(WPRI) — Recreational marijuana sales began in Massachusetts just a few weeks ago, and with it came concerns for veterinarians.
While there isn’t a lot of data yet on if there has been an increase in dogs ingesting marijuana since the sales began, there has been an increase in poison controls, nationally, for dogs that have ingested marijuana over the past several years.
A medical director from the VCA Animal Hospital in Springfield, Mass. says that since the legalization of marijuana in Massachusetts, he’s seen increased cases of marijuana toxicity in pets.
“Extremely high doses can certainly cause seizures, respiratory paralysis or difficulty breathing,” said Medical Director Aleberto Fernandez.
One doctor from the Blue Pearl Veterinary Hospital in Waltham, Mass. says edibles are the main concern.
“Dogs that come in having eaten the plant, they have to ingest a lot of that to get fatal signs,” said Dr. Erin McGowan. “It’s when they’re eating edibles or like the tinctures or anything concentrated with the cannabinoid that’s really concerning.”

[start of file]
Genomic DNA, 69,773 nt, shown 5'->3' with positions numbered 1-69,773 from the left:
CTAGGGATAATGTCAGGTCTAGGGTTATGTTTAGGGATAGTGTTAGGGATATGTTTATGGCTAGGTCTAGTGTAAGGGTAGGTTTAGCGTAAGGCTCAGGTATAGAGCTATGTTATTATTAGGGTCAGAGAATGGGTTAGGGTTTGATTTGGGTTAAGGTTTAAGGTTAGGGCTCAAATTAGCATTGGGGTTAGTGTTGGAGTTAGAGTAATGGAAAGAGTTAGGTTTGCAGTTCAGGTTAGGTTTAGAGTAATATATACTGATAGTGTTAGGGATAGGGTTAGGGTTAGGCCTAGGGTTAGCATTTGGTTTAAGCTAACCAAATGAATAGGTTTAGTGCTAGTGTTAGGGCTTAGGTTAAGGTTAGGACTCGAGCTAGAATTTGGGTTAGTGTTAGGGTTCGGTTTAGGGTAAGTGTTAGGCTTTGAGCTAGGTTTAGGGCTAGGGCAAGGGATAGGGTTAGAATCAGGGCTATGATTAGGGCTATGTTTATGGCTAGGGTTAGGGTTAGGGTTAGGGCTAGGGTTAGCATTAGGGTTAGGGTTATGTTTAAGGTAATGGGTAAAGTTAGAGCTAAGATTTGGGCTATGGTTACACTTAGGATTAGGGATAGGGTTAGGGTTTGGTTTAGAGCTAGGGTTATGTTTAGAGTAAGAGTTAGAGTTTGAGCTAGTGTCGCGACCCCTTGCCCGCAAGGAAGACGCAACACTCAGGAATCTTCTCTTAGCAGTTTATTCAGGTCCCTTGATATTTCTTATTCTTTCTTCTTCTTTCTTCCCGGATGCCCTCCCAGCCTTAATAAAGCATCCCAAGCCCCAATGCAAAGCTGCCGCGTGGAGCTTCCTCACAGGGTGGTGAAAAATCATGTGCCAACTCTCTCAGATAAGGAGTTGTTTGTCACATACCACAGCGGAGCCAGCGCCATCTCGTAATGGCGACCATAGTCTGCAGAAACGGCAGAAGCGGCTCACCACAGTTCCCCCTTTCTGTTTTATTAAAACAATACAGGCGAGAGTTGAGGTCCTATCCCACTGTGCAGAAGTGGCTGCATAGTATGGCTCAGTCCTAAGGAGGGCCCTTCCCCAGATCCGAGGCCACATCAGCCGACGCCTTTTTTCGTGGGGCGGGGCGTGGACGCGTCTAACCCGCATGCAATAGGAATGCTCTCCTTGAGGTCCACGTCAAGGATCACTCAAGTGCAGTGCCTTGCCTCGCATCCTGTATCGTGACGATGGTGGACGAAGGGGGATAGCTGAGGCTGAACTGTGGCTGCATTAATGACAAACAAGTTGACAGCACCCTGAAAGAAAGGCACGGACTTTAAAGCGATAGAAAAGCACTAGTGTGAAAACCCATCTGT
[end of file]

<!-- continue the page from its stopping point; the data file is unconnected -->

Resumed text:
McGowan says that it is especially dangerous for dogs to ingest marijuana because they have more cannabinoid receptors in their brains, in comparison to people.
According to McGowan, owners in Massachusetts are more willing to say what their dog has ingested now that marijuana is legal in the state.
The American Society for the Prevention of Cruelty to Animals (ASCPCA), chocolate was the number one toxin in pets in Massachusetts last year.
Officials say that chocolate edible products are particularly concerning.